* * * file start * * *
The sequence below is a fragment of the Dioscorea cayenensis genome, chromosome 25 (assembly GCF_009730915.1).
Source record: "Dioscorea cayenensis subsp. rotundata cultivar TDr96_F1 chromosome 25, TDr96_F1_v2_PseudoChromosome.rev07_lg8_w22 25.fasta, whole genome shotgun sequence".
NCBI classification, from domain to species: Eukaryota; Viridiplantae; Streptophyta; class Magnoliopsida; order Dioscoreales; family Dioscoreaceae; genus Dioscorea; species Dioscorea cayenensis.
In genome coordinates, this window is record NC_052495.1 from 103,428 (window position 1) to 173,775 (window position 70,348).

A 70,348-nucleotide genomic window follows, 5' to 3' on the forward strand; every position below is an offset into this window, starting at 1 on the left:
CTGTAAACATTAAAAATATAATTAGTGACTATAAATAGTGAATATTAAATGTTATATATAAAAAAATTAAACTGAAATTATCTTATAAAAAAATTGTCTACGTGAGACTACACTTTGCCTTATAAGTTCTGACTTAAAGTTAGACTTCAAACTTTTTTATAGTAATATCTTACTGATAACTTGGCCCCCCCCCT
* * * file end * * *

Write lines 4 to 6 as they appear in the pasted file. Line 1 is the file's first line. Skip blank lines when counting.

In genome coordinates, this window is record NC_052495.1 from 103,428 (window position 1) to 173,775 (window position 70,348).

A 70,348-nucleotide genomic window follows, 5' to 3' on the forward strand; every position below is an offset into this window, starting at 1 on the left:
CTGTAAACATTAAAAATATAATTAGTGACTATAAATAGTGAATATTAAATGTTATATATAAAAAAATTAAACTGAAATTATCTTATAAAAAAATTGTCTACGTGAGACTACACTTTGCCTTATAAGTTCTGACTTAAAGTTAGACTTCAAACTTTTTTATAGTAATATCTTACTGATAACTTGGCCCCCCCCCT